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Oceanography 251 Week 1 Notes COMPLETE 8/29-9/2

by: Anna Notetaker

Oceanography 251 Week 1 Notes COMPLETE 8/29-9/2 OCNG 251

Marketplace > Texas A&M University > Science > OCNG 251 > Oceanography 251 Week 1 Notes COMPLETE 8 29 9 2
Anna Notetaker
Texas A&M

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COMPLETE WEEK 1 NOTES (August 29th - September 2nd) FOR OCEANOGRAPHY 251 - DR. BENJAMIN GIESE * Includes clicker questions!
Dr. Benjamin Giese
Class Notes
Oceanography, intro to oceanography
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This 8 page Class Notes was uploaded by Anna Notetaker on Monday September 5, 2016. The Class Notes belongs to OCNG 251 at Texas A&M University taught by Dr. Benjamin Giese in Fall 2016. Since its upload, it has received 146 views. For similar materials see Oceanography in Science at Texas A&M University.


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Date Created: 09/05/16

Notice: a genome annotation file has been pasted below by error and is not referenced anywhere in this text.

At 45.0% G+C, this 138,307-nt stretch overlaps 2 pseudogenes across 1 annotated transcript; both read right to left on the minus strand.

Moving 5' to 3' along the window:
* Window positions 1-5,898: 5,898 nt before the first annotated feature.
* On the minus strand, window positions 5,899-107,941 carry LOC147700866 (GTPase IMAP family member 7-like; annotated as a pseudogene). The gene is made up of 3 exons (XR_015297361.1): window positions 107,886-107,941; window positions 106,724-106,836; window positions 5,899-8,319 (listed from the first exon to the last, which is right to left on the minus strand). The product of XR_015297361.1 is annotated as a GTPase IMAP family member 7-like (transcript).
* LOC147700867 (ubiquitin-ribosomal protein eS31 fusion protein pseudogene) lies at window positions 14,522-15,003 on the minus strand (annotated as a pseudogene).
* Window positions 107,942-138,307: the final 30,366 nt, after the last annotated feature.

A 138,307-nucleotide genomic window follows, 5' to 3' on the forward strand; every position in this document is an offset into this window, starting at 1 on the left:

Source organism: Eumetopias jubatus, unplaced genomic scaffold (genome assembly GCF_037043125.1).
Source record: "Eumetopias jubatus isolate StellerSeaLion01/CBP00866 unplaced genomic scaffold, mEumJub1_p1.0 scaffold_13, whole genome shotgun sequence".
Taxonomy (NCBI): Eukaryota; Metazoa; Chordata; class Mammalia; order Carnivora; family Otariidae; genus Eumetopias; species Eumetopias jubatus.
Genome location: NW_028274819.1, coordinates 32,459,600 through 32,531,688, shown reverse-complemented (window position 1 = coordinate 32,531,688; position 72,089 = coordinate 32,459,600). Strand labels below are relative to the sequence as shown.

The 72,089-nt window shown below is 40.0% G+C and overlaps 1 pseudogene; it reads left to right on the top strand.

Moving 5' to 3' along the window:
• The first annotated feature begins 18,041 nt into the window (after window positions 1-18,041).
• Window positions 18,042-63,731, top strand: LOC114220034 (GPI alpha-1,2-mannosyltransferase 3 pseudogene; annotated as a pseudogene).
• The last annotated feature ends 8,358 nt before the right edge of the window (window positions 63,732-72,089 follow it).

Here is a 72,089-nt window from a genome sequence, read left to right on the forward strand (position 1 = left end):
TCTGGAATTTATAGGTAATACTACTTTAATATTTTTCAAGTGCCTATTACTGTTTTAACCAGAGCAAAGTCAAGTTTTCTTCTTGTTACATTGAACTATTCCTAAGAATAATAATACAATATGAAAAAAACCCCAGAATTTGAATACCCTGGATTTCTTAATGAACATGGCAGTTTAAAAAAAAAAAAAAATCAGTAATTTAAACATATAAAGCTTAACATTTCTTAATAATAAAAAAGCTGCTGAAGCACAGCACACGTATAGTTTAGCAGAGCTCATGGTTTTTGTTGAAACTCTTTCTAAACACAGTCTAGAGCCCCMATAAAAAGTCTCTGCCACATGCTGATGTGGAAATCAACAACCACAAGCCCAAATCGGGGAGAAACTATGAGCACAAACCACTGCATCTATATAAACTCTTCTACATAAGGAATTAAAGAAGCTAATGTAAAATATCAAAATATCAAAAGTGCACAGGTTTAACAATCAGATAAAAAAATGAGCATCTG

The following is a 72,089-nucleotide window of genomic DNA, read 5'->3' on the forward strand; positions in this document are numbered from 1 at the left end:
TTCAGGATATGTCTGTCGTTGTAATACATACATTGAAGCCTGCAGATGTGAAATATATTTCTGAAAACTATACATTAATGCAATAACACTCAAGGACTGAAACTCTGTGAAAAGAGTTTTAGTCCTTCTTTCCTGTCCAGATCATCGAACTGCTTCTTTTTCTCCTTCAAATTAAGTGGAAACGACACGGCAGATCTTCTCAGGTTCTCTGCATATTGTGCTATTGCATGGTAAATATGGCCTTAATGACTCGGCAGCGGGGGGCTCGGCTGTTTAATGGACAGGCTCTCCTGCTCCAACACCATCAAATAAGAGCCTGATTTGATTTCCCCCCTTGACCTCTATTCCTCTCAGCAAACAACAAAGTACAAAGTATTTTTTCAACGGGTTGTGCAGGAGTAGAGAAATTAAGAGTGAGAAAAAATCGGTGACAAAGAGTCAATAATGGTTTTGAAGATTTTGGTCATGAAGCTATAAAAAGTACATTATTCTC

Oceanography 251-504 9/5/16 11:29 AM 8/29/16 Why study the Oceans? • S: climate change? • S: oil spills? – P: ocean pollution – plastics, micro-plastics • P: overfishing, ocean acidification (fossil fuel, hydrocarbons, releases CO2 -> dissolves into ocean, most CO2 end up in ocean, creates carbonic acid, causes PH to go down) ecosystem destruction (coral reefs, dead zones -> coral bleaching) pollution (ocean pollution, head pollution, plastics, chemicals, fertilizers -> alter ecosystems) climate (ex. 2011) • Climate: o A. Was 2011 dry because it was hot? o B. Was it hot because it was dry? o C. Both? o D. Neither? ▯ 2011 was a La Nina year 8/31/16 HBDD • Pacific ocean = largest/deepest ocean • Atlantic ocean = 2ndlargest/expanding at the expense of the pacific ocean – as a result of plate tectonics • Indian ocean = 3 rdlargest/unique because it’s mostly in the southern hemisphere > relevant to the ocean current/geology • arctic ocean = smallest/shallowest ocean – largely covered by ice > very highly reflective surface > relevant to climate change – contracting/shrinking rapidly > ex. polar bear picture • ‘Southern ocean’ – marginal region that goes around the coast of Antarctica – where water sinks o CLICKER QUESTION: How deep is the ocean (on average?) A. 40m B. 400m C. 4000m D. 40000m E. 400000m CLICKER QUESTION: How wide is an ocean basin? A. 500-1000km B. 5000-10000km C. 500000-1000000 D. 500000-10000000 E. None of the above • The aspect of ratio of the oceans: o Depth vs. width o Hypsographic Curve: ▯ Provides information about elevation of ocean ▯ /distribution between land/oceanography ▯ majority of land sits near sea level ▯ change sea level by small amounts > it reduces surface area by a lot (shrinks amount of land) • ex. exponential decay o oceanic crust vs. continental crust ▯ ALL crust = rough, rigid material o Continental crust: ▯ Granitic ▯ Density = 2.7 gm/cm^3 ▯ Older – 4 Billion Years (Earth assumed to be c. 5 billion) ▯ Ex. cork o Oceanic crust: ▯ Basalt (created from volcanic material, as a result of Earth’s interior) ▯ Density = 3 gm/cm^3 AKA: Thinner, and deeper AKA: biggest difference between O. crust and C. crust ▯ Relatively young – 200 million years ▯ Lower horizon o ^^ = the “WHY” behind oceanic basins • “The summit of Mt. Everest is marine limestone” o – John McPhee, Basin and Range o AKA: the material at the absolute bottom of the ocean, can be found at the highest point on Earth… As a result of: • Plate Tectonics o the why behind all formations on Earth o what makes the Earth so dynamic o Pangea ▯ Plates are continuing to move ▯ Continental motion is extremely slow ▯ Ex. finger nails growth ▯ Evidence claims there have been 5 cycles of coming together/separating ▯ 1. Permian 225 million years ago ▯ 2. Triassic 200 million years ago ▯ 3. Jurassic 135 million years ago ▯ 4. Cretaceous 65 million years ago ▯ 5. Present Day ▯ Every time a cycle occurs: ▯ the basalt material is re-integrated into the mantle/next cycle – constantly being recycled ▯ the granitic material always stays at the surface • History of Discovery of Plate Tectonics: st o Alfred Wegener = 1 to propose concept in 1912 o Called it “continental drift” o Concept was resisted up until the 1950’s/accepted by scientific community o Evidence from oceans finally provided for acceptance ▯ Evidence: ▯ Wegener proposed Pangaea – one large continent that existed 200 million years ago ▯ Panthalassa – one large ocean ▯ Noted puzzle-like fit of modern continents ▯ Matching sequences of rocks/mountain chains ▯ Similar rock on different continents (fossils??) ▯ Glacial ages and other climate evidence ▯ Evidence of glaciation in now tropical regions ▯ Direction of glacial flow and rock scouring ▯ Plant and animal fossils indicate different climate then today • Distribution of organisms • Same fossils found on continents that today are widely separated • Modern organisms with similar ancestries ▯ Objections: ▯ Hostile criticism and open ridicule • “what is pushing these continents?” • “would take too much energy that just doesn’t exist” ▯ Continents cannot plow through ocean basins ▯ Tidal gravitational attractions too small 9/2/16 Plate Tectonics (cont.) • Magnetometer – provides magnetic/gravitational evidence of plate tectonics o Paleomagnetism: Study of Earth’s history/interaction of magnetic field ▯ Earth has magnetic polarity ▯ North and South polarities ▯ North pole: axis of rotation – tilted 23.5 degrees (approx. 24) from the Sun – fairly stationary ▯ Magnetic pole: creates magnetic field lines that run from the north pole to the south pole and vis versa – as opposed to axis of rotation, the magnetic pole frequently changes and even flips/reverses sporadically – results in the orientation of rocks to flip/reverse as well • Reversals occur over hundred thousands of years (chaotic/unique behavior) • These anomalies allow for one to detect the timing of various rocks • Earth’s magnetic polarity reverses periodically • Magnetic polarity recorded in igneous rocks o Magnetite in basalt o Paleomagnetism and the Ocean Floor: ▯ 1955 – deep water rock mapping ▯ Magnetic anomalies – regular pattern of north-south magnetism “stripes” ▯ Stripes were symmetrical about long underwater mountain range Plate tectonic processes: • Earth’s interior – heat – makes material fluid like and able to move around o Results in a convection cycle: ▯ The heat (molecular motion (molecules are bouncing off each other)) – results in expansion, and for the heat to rise and cause that movement ▯ Lifted magma generates convection cells – as it rises and pushed against the solid, basaltic rock on surface, it creates stress ▯ Stress – physically pulls apart (fissures,) the basaltic rock. Results in: mountain ranges, mid-ocean ridges, subduction zones, volcanoes, etc. ▯ Subduction: when fluid material is forced under solid rock (at edge of ocean) – causes friction • New basaltic rock forms (reintegration) o Ex. Andes Mountains ▯ Sea Floor Spreading: when ocean splits (middle of the ocean) • Ex. Mariana Trench, mid-ocean ridges ▯ Sea Floor Spreading Evidence: • Frederick Vine and Drummond Mathews (1963) • Sea floor stripes record Earth’s magnetic polarity Age of Ocean Floor: • Late 1960’s deep-sea drilling – began to try to date age of rocks – used radiometric dating of ocean rocks (found concentration of decayed material vs. non-decayed material) • Symmetric patterns of age distribution about mid-ocean ridges o Symmetry is as a result of the constant/consistent convection cycles, as hard rock is split and magma constantly rises to “fill that gap” ▯ And though the “stripes” are symmetric and consistently periodic, the orientation of these rocks is still sporadic and tend to flip “randomly” • Oldest ocean floor only 180 million years old • Earthquakes as evidence: o Most large earthquakes occur at subduction zones o Earthquake activity mirrors plate tectonic boundaries ▯ Subduction/separation occurs o Global distribution of Earthquakes – allow one to see where plate tectonics are/initially were ▯ Global Plate Boundaries: ▯ North American Plate - West ▯ South American Plate - West ▯ African Plate – East ▯ Eurasian Plate – East ▯ Pacific Plate – Northwest o Detecting Plate Motion with Satellites: ▯ Provides for the ability to measure very small changes in distances (plate motion) ▯ Allows one to see that one plate can move in multiple directions – results in fissuring o CLICKER QUESTION: o If you traveled to another earthlike planet with an ocean, how could you determine if tectonic plates and plate tectonic movement existed? A. Look for mountain ranges, oceanic ridges, oceanic trenches, and volcanoes B. From satellite imaging, observe a jigsaw fit of the continental edges C. Check seismic readings for earthquake activity D. All the above 9/5/16 11:29 AM 9/5/16 11:29 AM